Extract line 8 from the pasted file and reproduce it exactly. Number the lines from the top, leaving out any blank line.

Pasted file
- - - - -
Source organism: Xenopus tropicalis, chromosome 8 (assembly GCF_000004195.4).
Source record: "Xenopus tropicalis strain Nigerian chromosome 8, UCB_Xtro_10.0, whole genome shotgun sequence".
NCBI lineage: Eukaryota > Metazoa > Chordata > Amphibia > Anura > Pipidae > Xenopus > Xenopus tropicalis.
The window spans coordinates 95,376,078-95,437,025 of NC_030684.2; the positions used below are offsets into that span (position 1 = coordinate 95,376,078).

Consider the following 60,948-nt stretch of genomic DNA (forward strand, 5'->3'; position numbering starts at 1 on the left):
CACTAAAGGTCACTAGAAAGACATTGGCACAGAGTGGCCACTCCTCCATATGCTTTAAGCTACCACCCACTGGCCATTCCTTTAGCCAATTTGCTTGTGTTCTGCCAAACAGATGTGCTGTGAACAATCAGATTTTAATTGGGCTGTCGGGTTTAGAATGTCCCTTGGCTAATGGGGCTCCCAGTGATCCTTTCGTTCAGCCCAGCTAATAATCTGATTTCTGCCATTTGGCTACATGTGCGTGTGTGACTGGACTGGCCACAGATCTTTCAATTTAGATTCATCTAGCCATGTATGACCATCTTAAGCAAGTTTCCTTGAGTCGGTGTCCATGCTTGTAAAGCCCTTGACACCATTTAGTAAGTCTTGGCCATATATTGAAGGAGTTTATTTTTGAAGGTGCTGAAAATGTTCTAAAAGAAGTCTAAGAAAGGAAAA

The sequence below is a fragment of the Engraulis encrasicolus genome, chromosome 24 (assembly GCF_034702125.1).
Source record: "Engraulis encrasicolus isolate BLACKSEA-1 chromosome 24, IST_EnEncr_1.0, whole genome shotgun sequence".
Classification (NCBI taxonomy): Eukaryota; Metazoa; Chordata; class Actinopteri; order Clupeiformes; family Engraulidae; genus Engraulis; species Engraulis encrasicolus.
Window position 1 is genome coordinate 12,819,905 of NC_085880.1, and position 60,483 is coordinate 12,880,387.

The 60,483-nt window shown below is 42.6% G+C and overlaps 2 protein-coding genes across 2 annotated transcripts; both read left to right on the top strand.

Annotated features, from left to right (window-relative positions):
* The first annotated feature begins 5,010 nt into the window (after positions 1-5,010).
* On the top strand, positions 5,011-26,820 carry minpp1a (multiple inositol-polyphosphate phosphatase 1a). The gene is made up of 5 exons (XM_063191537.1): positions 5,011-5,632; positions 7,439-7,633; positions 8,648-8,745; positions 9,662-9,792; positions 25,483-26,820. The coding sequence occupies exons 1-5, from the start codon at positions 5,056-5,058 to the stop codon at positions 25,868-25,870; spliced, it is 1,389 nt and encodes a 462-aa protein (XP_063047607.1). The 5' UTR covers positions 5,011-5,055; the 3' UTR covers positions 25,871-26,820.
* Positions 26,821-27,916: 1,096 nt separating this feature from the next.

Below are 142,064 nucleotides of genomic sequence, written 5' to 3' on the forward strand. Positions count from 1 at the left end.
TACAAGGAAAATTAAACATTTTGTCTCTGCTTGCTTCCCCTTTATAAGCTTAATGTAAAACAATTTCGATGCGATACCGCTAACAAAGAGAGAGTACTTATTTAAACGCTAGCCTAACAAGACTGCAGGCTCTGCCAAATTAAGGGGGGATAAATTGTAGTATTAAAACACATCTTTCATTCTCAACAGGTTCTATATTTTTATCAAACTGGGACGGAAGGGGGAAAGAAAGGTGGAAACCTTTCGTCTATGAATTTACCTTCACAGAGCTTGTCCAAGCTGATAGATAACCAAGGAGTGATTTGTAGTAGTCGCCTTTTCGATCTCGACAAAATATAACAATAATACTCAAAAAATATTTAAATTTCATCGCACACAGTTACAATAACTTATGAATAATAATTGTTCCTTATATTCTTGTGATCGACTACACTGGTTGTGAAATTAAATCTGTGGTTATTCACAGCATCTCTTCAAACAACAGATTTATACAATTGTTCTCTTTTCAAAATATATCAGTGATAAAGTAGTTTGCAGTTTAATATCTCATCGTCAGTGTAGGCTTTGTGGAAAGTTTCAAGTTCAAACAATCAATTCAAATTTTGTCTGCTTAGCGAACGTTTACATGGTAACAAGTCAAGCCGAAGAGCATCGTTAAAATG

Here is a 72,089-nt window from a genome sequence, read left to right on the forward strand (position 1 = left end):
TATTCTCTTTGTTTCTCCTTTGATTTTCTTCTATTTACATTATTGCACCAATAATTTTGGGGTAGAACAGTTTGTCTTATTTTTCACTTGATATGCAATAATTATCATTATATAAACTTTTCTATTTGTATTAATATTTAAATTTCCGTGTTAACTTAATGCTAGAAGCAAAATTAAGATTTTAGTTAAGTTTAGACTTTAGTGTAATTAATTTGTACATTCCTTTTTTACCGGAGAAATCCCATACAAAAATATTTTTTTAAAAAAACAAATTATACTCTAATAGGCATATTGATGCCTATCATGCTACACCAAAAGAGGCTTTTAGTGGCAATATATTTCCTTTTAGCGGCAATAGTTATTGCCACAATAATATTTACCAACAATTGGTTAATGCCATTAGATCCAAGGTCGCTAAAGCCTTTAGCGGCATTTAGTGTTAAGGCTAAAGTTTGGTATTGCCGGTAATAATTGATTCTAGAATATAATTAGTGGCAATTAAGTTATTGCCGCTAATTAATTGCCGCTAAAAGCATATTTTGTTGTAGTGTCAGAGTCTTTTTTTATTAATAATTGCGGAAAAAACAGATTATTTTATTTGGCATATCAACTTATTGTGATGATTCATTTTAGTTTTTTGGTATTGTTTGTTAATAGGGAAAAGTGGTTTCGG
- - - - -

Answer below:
Source record: "Engraulis encrasicolus isolate BLACKSEA-1 chromosome 24, IST_EnEncr_1.0, whole genome shotgun sequence".